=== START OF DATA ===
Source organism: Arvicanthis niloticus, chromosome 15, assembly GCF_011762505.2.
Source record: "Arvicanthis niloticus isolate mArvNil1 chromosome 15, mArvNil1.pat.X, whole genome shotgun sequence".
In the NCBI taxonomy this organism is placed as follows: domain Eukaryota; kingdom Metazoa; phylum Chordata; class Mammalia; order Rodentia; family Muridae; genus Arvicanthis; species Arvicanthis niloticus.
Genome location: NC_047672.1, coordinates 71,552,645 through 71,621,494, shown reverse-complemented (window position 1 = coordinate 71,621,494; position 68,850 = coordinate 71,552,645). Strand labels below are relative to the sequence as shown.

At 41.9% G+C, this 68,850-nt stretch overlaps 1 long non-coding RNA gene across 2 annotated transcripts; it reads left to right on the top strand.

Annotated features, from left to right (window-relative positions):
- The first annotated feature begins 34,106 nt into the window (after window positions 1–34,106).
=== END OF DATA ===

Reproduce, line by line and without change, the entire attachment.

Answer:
Source organism: Arvicanthis niloticus, chromosome 15, assembly GCF_011762505.2.
Source record: "Arvicanthis niloticus isolate mArvNil1 chromosome 15, mArvNil1.pat.X, whole genome shotgun sequence".
In the NCBI taxonomy this organism is placed as follows: domain Eukaryota; kingdom Metazoa; phylum Chordata; class Mammalia; order Rodentia; family Muridae; genus Arvicanthis; species Arvicanthis niloticus.
Genome location: NC_047672.1, coordinates 71,552,645 through 71,621,494, shown reverse-complemented (window position 1 = coordinate 71,621,494; position 68,850 = coordinate 71,552,645). Strand labels below are relative to the sequence as shown.

At 41.9% G+C, this 68,850-nt stretch overlaps 1 long non-coding RNA gene across 2 annotated transcripts; it reads left to right on the top strand.

Annotated features, from left to right (window-relative positions):
- The first annotated feature begins 34,106 nt into the window (after window positions 1–34,106).